Does stillness of mind lead to liberation?

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Advaita Bodha Deepika is a traditional text and a masterpiece, summarising the methods and techniques of advaita vedanta. It was a favourite text of Sri Ramana Maharshi and was often recommended by him. Here is what it says about how to attain liberation, the following is from Chapter 3:

17…Master: With complete stillness of mind, samsara will disappear root and branch. Otherwise there will be no end to samsara, even in millions of aeons (Kalpakotikala).

18. Disciple: Cannot samsara be got rid of by any means other than making the mind still?

M: Absolutely by no other means; neither the Vedas, nor the shastras nor austerities, nor karma, nor vows, nor gifts, nor recital of scriptures of mystic formulae (mantras), nor worship, nor anything else, can undo the samsara. Only stillness of mind can accomplish the end and nothing else.

19. D: The scriptures declare that only Knowledge can do it. How then do you say that stillness of the mind puts an end to samsara?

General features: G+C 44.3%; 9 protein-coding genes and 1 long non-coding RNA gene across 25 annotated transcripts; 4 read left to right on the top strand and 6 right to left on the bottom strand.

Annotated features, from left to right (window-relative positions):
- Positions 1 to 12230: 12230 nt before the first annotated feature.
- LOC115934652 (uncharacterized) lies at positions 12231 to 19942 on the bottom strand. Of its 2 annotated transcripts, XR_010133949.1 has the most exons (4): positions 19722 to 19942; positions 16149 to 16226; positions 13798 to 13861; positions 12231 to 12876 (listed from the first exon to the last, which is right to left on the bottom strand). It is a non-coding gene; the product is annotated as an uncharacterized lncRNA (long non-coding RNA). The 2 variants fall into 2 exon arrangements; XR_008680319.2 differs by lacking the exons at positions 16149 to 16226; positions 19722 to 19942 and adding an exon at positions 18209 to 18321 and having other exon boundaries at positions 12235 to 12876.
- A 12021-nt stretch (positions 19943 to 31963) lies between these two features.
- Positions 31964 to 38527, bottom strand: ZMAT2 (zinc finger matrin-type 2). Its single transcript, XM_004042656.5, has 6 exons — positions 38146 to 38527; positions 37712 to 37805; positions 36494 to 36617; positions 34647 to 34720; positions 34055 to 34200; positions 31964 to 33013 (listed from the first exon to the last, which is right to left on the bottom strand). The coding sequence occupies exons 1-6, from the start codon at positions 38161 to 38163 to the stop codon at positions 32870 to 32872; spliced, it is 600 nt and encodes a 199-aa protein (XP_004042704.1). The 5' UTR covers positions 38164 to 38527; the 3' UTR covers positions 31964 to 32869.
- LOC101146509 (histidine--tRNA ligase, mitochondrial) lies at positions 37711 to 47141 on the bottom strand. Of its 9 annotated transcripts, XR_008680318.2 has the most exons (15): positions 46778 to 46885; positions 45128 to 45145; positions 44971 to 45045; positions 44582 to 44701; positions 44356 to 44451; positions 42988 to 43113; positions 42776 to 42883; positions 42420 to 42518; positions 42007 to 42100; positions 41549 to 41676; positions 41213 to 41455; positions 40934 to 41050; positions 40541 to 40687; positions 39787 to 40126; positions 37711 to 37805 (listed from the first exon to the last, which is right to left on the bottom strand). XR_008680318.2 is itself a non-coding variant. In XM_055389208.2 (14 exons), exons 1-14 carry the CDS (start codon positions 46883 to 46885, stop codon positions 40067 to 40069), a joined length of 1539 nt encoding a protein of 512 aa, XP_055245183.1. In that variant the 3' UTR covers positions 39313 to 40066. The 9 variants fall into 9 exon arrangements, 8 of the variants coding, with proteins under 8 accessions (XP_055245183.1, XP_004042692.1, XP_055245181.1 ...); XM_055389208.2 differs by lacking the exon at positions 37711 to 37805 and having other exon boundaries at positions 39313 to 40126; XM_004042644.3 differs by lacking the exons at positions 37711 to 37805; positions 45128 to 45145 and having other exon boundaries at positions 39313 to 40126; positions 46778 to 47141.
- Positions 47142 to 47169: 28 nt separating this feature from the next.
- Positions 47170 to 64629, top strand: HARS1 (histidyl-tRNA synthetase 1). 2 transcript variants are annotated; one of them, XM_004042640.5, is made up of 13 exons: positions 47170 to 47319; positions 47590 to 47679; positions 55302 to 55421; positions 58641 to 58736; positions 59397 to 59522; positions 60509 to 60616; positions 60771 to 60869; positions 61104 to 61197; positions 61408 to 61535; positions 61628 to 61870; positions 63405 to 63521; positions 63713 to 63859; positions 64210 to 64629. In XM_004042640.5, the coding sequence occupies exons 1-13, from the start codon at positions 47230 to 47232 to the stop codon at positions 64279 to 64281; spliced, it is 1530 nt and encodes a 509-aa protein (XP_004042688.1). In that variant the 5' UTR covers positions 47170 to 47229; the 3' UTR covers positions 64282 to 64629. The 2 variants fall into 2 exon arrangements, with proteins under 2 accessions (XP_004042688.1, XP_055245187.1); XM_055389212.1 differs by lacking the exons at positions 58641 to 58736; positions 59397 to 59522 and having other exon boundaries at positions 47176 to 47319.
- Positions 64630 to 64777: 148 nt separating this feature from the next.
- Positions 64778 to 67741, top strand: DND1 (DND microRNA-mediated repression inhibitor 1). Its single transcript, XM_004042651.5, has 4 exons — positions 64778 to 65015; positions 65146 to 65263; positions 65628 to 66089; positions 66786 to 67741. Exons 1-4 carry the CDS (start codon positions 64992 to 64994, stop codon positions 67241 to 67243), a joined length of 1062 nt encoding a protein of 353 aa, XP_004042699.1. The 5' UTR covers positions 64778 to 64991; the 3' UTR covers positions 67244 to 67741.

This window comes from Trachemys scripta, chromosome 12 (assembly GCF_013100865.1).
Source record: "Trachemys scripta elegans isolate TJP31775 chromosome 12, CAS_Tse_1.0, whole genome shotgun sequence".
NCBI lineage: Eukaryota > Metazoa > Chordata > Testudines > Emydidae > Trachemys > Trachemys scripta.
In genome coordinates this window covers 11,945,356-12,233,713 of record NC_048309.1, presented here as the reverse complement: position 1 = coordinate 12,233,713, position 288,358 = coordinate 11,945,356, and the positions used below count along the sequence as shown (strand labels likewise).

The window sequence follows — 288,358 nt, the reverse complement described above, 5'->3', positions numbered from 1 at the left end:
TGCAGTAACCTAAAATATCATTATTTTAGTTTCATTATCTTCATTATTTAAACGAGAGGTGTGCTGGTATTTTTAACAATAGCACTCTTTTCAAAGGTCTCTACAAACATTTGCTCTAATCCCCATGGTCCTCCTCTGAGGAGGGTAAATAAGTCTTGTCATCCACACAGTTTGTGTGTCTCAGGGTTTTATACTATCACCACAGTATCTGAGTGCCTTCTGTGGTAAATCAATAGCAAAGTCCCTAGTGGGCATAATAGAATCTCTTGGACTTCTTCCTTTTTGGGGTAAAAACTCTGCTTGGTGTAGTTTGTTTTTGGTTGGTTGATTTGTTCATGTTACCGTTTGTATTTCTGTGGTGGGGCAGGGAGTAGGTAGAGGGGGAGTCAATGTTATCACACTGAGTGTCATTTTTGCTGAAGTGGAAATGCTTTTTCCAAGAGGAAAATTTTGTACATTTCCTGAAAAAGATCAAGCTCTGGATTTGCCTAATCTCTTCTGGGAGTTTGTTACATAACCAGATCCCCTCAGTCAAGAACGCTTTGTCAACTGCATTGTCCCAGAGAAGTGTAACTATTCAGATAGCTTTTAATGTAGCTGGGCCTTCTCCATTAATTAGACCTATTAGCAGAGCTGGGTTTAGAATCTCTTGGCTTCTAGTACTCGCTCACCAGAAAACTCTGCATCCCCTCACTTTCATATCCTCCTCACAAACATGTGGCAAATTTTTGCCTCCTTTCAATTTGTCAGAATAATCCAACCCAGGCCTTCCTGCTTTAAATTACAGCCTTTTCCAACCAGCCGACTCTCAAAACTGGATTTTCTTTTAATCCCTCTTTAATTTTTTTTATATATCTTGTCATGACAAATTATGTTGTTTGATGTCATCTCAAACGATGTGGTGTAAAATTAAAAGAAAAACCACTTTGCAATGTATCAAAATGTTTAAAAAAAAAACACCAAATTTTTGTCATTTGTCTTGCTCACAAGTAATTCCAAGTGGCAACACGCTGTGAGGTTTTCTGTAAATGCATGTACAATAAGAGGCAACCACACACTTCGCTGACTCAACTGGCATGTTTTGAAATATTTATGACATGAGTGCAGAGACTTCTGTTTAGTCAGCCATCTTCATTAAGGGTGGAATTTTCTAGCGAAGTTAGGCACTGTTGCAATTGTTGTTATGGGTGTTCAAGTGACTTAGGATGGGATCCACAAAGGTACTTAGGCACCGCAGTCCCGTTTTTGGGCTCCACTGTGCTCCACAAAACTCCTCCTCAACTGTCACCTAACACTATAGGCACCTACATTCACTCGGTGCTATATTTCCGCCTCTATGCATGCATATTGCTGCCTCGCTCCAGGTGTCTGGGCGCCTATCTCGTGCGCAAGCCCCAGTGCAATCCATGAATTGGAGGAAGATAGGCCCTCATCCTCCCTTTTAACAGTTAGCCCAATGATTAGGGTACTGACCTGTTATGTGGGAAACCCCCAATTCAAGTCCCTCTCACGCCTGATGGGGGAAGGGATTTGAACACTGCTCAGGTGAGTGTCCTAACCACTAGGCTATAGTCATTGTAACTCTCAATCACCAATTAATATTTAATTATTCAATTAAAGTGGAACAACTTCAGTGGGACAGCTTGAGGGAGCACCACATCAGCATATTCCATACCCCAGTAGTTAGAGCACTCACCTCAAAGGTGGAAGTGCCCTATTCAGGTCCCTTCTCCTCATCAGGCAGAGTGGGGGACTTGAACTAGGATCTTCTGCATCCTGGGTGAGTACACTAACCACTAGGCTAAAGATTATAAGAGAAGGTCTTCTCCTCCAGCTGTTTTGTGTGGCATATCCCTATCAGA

M: What is variously described as Knowledge, Liberation, etc., in the scriptures, is but stillness of mind.

D: Has any one said so before?

20 M: Sri Vasishta had said…


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Beloved Ramana Maharshi says the same in Guru Vachaka Kovai, verse 141:

All the jnana* scriptures that teach the way to redemption proclaim in unison that restraining and stilling the mind is the best means for liberation. This is also emphasised by jnanis*.

If, after a certain amount of study, one knows this to be the inner purport of the scriptures, one should then direct ones whole effort towards that [practice]. What is the use of continuously studying more and more scriptures without doing this?

*Jnana, literally meaning knowledge, refers to the teachings of spiritual liberation, whereas jnani, literally ‘knower’, refers to the spiritually liberated sage.

 


In Ramana’s ‘Who am I?’, the question as to the nature of Jnana arises and is simply answered:

Questioner: What is wisdom-insight (jnana-drsti)?

Ramana Maharshi: Remaining quiet is what is called wisdom-insight.


The Katha Upanishad states the same, in verse 2.3.10:

When the five organs of perception become still, together with the mind, and the intellect ceases to be active: that is called the Supreme State [Brahman].

 


The Amritabindu Upanishad equates the controlled/stilled mind with Jnana (knowledge) and liberation: